Faculty Meeting News and Notes: September 12, 2019
By Benjamin Pontz, Editor-in-Chief
After celebration and introduction consumed the Gettysburg College faculty’s first meeting of the year, the faculty returned to a familiar topic — a proposal to add a business major — as the primary agenda item for its second meeting, which was held Thursday afternoon.
Management Department Proposes Changing OMS to BOM
When the Management Department developed a business major proposal last year, they suggested an interdisciplinary approach that required business to be a second major and for students to make explicit connections to their first major in their study of business. After the faculty spent several meetings last spring discussing the proposal, several amendments — including one that would have prevented pairing a business major with the department’s current offering, a major in Organization and Management Studies (OMS) — were poised to come to the floor, and the department decided to withdraw the motion rather than proceed to voting on the amendments, which the department found objectionable.
The new proposal takes a markedly different tack, completely restructuring the department’s current OMS major and creating a two-track major called “Business, Organizations & Management” (BOM). After taking five core courses, students will choose to concentrate either in the study of business, which includes courses in finance, marketing, and business analytics as well as three elective courses, or in the study of organizations and management, which includes courses in organization theory, research methods, systems thinking or decision making, and three elective courses. All students would take a capstone and complete a “critical action-learning” component such as studying abroad, completing an internship, or doing a community engagement project. The business minor would continue to be offered for non-BOM majors.View Fullscreen
Before the floor opened to discussion, Academic Policy & Program Committee (APPC) Chair Dr. Amy Evrard, Associate Professor and Chair of Anthropology, said that APPC voted to support the proposal and sponsored the motion. Last spring, APPC decided not to co-sponsor the motion for a new major, which came solely from the Management Department.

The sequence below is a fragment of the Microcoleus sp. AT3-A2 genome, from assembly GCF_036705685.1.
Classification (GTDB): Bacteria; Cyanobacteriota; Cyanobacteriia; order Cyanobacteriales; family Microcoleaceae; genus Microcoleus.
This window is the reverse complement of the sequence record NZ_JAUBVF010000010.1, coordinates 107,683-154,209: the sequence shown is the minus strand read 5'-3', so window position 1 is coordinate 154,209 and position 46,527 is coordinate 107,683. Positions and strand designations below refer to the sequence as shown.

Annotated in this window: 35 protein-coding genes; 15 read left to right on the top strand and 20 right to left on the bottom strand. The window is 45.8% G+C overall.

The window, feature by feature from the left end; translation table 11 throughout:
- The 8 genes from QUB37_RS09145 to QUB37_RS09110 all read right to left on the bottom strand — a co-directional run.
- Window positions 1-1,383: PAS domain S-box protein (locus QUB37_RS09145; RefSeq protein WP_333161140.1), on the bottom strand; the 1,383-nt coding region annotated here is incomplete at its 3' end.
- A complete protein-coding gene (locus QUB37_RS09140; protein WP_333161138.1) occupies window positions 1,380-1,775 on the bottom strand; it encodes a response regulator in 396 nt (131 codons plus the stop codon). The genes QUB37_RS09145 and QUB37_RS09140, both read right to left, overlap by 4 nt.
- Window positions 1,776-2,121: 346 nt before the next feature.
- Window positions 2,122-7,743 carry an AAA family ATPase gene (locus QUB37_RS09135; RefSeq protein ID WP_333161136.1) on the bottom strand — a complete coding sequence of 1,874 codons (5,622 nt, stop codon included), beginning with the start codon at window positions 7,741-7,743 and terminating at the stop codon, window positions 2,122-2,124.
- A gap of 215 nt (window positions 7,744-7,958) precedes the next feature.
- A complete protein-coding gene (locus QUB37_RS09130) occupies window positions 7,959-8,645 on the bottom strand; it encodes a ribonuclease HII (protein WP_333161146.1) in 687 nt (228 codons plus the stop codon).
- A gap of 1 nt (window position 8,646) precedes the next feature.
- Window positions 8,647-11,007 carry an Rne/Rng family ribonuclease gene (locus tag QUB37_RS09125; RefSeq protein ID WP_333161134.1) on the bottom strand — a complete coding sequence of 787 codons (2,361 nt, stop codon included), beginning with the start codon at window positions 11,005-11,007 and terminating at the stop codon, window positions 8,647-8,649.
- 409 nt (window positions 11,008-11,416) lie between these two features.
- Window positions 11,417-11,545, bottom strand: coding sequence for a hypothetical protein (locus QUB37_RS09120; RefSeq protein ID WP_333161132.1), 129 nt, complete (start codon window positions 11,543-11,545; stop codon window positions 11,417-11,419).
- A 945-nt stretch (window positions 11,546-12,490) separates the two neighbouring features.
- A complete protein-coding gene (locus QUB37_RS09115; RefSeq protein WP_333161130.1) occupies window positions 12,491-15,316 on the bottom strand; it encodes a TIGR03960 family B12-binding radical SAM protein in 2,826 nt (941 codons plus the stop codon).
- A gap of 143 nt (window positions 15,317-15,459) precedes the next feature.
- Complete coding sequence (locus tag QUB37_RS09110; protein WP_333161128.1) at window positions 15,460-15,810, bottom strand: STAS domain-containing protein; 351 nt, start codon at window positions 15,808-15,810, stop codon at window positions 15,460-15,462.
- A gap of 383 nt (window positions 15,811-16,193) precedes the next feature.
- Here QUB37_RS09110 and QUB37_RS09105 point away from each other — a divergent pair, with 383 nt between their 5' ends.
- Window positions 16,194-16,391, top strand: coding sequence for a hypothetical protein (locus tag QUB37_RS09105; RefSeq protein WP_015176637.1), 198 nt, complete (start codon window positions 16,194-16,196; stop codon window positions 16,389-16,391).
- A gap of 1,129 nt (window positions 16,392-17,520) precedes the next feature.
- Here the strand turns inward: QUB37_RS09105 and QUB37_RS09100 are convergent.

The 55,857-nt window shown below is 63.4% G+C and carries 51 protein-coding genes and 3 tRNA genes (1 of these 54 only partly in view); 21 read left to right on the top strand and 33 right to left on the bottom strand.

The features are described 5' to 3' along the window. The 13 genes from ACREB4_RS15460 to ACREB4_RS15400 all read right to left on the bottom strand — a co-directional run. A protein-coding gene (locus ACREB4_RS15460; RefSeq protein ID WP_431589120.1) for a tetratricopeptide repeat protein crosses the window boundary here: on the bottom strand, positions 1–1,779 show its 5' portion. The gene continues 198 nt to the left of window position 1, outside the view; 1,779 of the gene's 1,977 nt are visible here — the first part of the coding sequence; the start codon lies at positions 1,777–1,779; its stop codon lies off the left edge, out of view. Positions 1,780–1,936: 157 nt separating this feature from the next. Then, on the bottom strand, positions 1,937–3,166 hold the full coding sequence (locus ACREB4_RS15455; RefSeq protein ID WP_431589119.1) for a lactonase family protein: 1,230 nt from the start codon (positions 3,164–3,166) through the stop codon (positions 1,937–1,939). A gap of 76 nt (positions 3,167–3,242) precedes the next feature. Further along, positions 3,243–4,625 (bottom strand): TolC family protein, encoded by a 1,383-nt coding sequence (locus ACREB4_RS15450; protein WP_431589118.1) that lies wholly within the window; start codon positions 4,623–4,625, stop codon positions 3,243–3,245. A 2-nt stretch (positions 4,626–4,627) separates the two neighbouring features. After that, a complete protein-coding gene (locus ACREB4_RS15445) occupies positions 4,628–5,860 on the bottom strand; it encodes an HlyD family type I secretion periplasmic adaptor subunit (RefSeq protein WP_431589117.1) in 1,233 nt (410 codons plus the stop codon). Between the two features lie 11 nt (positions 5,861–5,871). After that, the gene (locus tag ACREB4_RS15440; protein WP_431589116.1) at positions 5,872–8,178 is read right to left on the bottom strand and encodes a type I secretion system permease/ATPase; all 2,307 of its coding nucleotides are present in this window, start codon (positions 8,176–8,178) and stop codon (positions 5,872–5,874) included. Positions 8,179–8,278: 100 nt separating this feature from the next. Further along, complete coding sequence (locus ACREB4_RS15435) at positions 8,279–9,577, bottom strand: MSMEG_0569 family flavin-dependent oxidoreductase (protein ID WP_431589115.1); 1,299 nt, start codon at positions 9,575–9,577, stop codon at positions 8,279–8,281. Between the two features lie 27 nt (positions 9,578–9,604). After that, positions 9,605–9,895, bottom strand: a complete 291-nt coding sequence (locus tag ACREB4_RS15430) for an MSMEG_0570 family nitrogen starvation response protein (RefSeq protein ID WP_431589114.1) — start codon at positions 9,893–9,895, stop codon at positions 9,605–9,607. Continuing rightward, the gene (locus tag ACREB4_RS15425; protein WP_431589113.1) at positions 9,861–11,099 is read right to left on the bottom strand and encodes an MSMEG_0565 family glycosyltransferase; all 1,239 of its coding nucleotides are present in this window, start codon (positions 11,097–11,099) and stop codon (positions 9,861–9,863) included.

“That lack of support had nothing to do with a lack of support for the general idea of a business major, nor did it indicate the lack of a sense that a business major would be an appropriate offering at a liberal arts college like ours,” Evrard said of APPC’s decision not to co-sponsor the motion last spring. “It had a lot to do with the timing and complexity of that proposal.”
Of the new proposal, Evrard said that APPC was impressed that the department is still seeking to develop courses that would count towards the major from other departments (seven courses proposed after a $2,000 incentive offered to faculty members last year have been approved for development and are expected to reach APPC this year) and that, overall, the proposal meets the requirements of a Gettysburg College degree program.
“From a curricular standpoint, there was no reason not to [support the proposal],” she said. “We appreciate the critical approach to business that the Management Department is planning to take. This is not a business training program. It’s not what some of us call a pre-professional training program. We’re convinced that it’s a program in the critical study of business and the critical study of applications of business in a real-world environment.”
After Evrard’s presentation, Provost Chris Zappe rose to state his support for the proposal and thank the Management Department for its ongoing work. He proceeded to read a statement from Vice President of Enrollment and Educational Services Barbara Fritze, who was not in attendance. The statement, which began with a lengthy discussion of the enrollment challenges that liberal arts institutions face amid oncoming demographic challenges associated with an impending decline in the number of students attending college, said, in part, “Decisions about the curriculum are the purview of this body, the faculty. That said, an important consideration as you weigh this decision is that approving a business major would enable our enrollment effort to compete in a very challenging marketplace.”